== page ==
The Westernmost Tethys Blog Geology mapping, basin analysis and 3D modeling

12/30/2019

Oligo-Miocene evolution of the Paratethyan branches

A comparison of the stratigraphic record between two different branches of the Tethys is attempted for the first time. This study concerns the main Oligocene-Miocene tectono-sedimentary events in the Cenozoic units of the Moldavidian Basin (Romanian Eastern Carpathians) and the Maghrebian Flysch Basin (Maghrebian Chain and its lateral extension in the Betic and Southern Apennine Chains). Both basins are characterized by three main general Oligo-Miocene successions (internal, mixed, and external) corresponding to three subdomains controlled by the geological evolution of opposite plate (or microplate) margins and affected by a similar tectonic evolution. The successions of the three subdomains of the two basins show very similar features regarding stratigraphic records (lithofacies and petrofacies associations, unconformities, marker-levels, age), and the space-time sediment supply diversification (i.e., immature and super-mature arenites coming from opposite margins). Furthermore, pre-, syn- and post-orogenic successions have been identified in the geological reconstructions of both basins. The tectonic control on depositional processes (i.e., a large amount of siliciclastic supply confined in restricted time ranges, widespread volcaniclastites linked to acid-intermediate penecontemporaneous volcanic activity), and the appearance of indicators of syn-sedimentary tectonic activity (turbidites, slumps, and olistostromes) result in correlable events related to deformation phases that in turn are indicative of a similar evolution. Also, the basinal evolutionary stages (i.e., beginning of terrigenous supply, thrust-top basin formation and gravitational sliding, molassic and/or intramontane sedimentary cycles), the timing of deformation phases (drifting, foredeep), and geotectonic events (from extension to compression and post-orogenic deformation) seem to be similar. All results are encompassed in an evolutionary geodynamic model considered in the context of the Africa-Europe convergence where intermediate microplates are involved. This complex framework implies a progressive reorientation of convergence direction of these microplates that occurs during similar geodynamic events leading to the closure of the western Tethys Ocean and its related late-Alpine branches. This comparative approach, if applied to similar evolutionary phases of other mountain chains, can be useful for different geological contexts of other orogenic belts, especially to check the major general geological constraints for their evolution.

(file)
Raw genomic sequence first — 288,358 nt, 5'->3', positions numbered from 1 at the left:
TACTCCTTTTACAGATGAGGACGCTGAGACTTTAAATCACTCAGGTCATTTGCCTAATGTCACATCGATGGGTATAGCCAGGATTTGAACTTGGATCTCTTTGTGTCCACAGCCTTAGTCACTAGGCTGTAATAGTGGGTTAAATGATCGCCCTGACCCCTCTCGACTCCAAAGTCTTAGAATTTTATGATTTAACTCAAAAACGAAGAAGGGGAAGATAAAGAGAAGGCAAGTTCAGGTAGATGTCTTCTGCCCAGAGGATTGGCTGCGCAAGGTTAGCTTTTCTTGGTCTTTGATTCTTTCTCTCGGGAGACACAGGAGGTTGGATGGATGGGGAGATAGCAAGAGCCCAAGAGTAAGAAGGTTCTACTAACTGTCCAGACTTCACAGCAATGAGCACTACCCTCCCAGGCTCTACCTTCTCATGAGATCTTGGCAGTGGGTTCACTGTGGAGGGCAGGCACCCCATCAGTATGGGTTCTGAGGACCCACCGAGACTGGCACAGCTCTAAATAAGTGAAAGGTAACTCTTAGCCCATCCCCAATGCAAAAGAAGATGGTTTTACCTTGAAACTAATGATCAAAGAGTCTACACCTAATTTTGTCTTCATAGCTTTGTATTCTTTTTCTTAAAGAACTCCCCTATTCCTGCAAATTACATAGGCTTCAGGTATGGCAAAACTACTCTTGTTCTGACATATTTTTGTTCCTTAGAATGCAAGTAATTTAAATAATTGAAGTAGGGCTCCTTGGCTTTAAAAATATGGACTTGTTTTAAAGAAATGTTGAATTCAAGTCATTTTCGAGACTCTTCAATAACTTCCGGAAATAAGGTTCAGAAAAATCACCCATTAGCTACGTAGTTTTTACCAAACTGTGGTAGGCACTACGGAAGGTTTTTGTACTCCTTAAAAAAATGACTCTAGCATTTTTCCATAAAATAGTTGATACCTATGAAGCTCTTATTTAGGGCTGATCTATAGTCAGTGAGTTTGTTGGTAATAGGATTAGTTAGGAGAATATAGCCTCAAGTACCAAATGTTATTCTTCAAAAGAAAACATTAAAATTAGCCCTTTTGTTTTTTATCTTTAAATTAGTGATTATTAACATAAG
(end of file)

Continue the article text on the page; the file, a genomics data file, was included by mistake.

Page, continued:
Paleogeographic evolutionary sketches of thewestern Tethyan domains for Cretaceous (A), Oligocene (B), Aquitanian (C) and Langhian (D). Relationships between microplates and basins, tectonic transport, and opening and closing of basins are shown (based also on data fromGuerrera et al., 1993, 2012a, 2012b, Belayouni et al., 2009; Amadori et al., 2012; Guerrera and Martín-Martín, 2014).